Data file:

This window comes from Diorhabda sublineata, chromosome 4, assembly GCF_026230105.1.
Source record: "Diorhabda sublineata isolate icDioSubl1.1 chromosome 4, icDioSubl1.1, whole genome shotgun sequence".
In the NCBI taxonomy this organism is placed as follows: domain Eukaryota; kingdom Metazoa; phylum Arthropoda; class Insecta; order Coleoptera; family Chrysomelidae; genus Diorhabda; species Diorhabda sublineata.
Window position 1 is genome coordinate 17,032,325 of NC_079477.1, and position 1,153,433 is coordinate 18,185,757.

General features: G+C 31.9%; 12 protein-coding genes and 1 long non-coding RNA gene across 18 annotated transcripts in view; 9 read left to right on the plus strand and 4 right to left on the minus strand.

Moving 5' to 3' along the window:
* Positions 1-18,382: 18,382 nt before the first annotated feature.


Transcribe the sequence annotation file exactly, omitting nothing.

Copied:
This window comes from Diorhabda sublineata, chromosome 4, assembly GCF_026230105.1.
Source record: "Diorhabda sublineata isolate icDioSubl1.1 chromosome 4, icDioSubl1.1, whole genome shotgun sequence".
In the NCBI taxonomy this organism is placed as follows: domain Eukaryota; kingdom Metazoa; phylum Arthropoda; class Insecta; order Coleoptera; family Chrysomelidae; genus Diorhabda; species Diorhabda sublineata.
Window position 1 is genome coordinate 17,032,325 of NC_079477.1, and position 1,153,433 is coordinate 18,185,757.

General features: G+C 31.9%; 12 protein-coding genes and 1 long non-coding RNA gene across 18 annotated transcripts in view; 9 read left to right on the plus strand and 4 right to left on the minus strand.

Moving 5' to 3' along the window:
* Positions 1-18,382: 18,382 nt before the first annotated feature.